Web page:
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The King And I

June 2024
5min read

Explaining Watergate to Khalid Ibn Abdul Aziz

The Kingdom of Saudi Arabia has been ruled since 1932 by Abdul Aziz al Saud, who founded the dynasty after conquering assorted tribes of the Arabian desert, and by 5 of his more than 50 sons. Before the 1970s only a handful of Americans knew that U.S. geologists had found oil there and that a conflation of oil companies called Aramco (now Saudi Aramco) was busy turning sand into gold.

King Khalid and the author converse sideways at the Royal Palace, Riyadh, in 1976.
 
author’s collection2005_5_78

The Kingdom of Saudi Arabia has been ruled since 1932 by Abdul Aziz al Saud, who founded the dynasty after conquering assorted tribes of the Arabian desert, and by 5 of his more than 50 sons. Before the 1970s only a handful of Americans knew that U.S. geologists had found oil there and that a conflation of oil companies called Aramco (now Saudi Aramco) was busy turning sand into gold. But by 1976, when I had the following adventure, the majority of Americans vividly recalled long lines of angry people at the gas station a couple of years earlier, when the Arab members of OPEC tried to cut off America’s automotive fix.

Abdul Aziz al Saud died in 1953. His successor, his son Saud, was dumped by the royal family in 1964 after almost bankrupting the kingdom. Next came the modernizer Faisal, who was assassinated by his nephew, followed by the industrializer Khalid and the cosmopolitan Fahd, and most recently Abdullah. Khalid ibn Abdul Aziz was known as a self-effacing and conciliatory ruler. He was the king I got to meet.

He wasn’t actually on my schedule. I was touring the Middle East as what the U.S. Information Agency called a STAG, standing for Short Term American Grantee, later morphed into AMPART (American Participant). That could mean a ballet company, jazz musician, scientist, or, in my case, foreign policy wonk (I taught political science at MIT)—“cultural packages” all, produced by Washington and staged by U.S. embassies around the globe in the hope of improving America’s sometimes tarnished image.

I sang for my supper on Uncle Sam’s nickel in some 35 countries during the 1970s and ’80s: lectures, news conferences, one-on-ones with officialdom, television interviews, receptions, you name it. When I sat down with King Khalid, I had already sung in Jidda and Riyadh for my shashlik, tabouleh, and sludgy Turkish coffee.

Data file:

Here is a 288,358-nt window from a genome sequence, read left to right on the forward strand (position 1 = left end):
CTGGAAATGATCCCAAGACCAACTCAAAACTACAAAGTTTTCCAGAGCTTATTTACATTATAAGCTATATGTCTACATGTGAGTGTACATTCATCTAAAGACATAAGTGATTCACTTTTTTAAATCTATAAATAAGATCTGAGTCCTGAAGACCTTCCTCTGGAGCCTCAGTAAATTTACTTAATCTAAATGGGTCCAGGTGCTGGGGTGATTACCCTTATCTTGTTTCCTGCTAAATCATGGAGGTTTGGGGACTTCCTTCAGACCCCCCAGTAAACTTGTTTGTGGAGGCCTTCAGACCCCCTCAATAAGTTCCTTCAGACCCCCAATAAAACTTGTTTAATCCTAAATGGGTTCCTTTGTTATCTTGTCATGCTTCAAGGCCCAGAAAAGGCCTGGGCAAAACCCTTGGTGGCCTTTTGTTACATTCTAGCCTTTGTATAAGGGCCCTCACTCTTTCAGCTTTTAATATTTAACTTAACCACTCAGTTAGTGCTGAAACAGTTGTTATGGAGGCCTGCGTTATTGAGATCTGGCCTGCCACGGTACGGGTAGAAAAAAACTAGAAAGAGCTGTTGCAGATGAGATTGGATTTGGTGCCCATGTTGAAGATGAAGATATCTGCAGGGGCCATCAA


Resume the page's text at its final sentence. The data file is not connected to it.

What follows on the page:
It was a fascinating time to be in Saudi Arabia, somewhere between distant past and onrushing future. In 1976 the country was being torn up in a monumental effort to substitute the twentieth century for whatever had come before. Everything was under construction, everywhere was dust and rubble. Modern cranes vied with donkey power, expensive Swiss watches were peddled alongside fretful goats. It was a unique three-class society: Saudis; foreigners imported to run the technical systems; and a working class of a million or so Yemenis plus some Pakistanis and Egyptians.

The overloaded leadership had what looked like the worst of both worlds. On one hand they were buying into the evils of industrialization (automobiles, for instance, came in tagged “for export only,” meaning no emission control and a smog-drenched atmosphere). On the other hand, the royals were finding it progressively harder to preserve the rigid socioreligious traditions of the ascetic Wahhabi sect of Sunni Islam to which they belonged. In Riyadh, where the religious police were everywhere, “blue cinemas” were showing porno flicks, in exchange for which the movie houses agreed not to advertise their presence.

When I headed for the Royal Palace in Riyadh in late May, it was to pay my respects to the father of one of my longtime MIT students. Minister of Court Ibrahim al Sowayal had been the Saudi ambassador in Washington for 12 years and, despite not being a member of the royal family, had served as foreign minister and agricultural minister (he said that King Faisal gave him the latter job because he had the best garden in Jidda).

After some chitchat punctuated by infusions of sweet coffee, my host left the room. When he returned, he seemed a bit revved up and asked me if I would like to meet the king. The answer was obvious, and my pulse quickened as he marched me through rather simple chambers and corridors to the high-ceilinged audience room. Despite the unexpected arrival of Chancellor Helmut Schmidt of West Germany, not to mention an influx of Swiss wanting to do some high-level business, both of which threw the royal apparatus into a tizzy, I was accorded a private audience.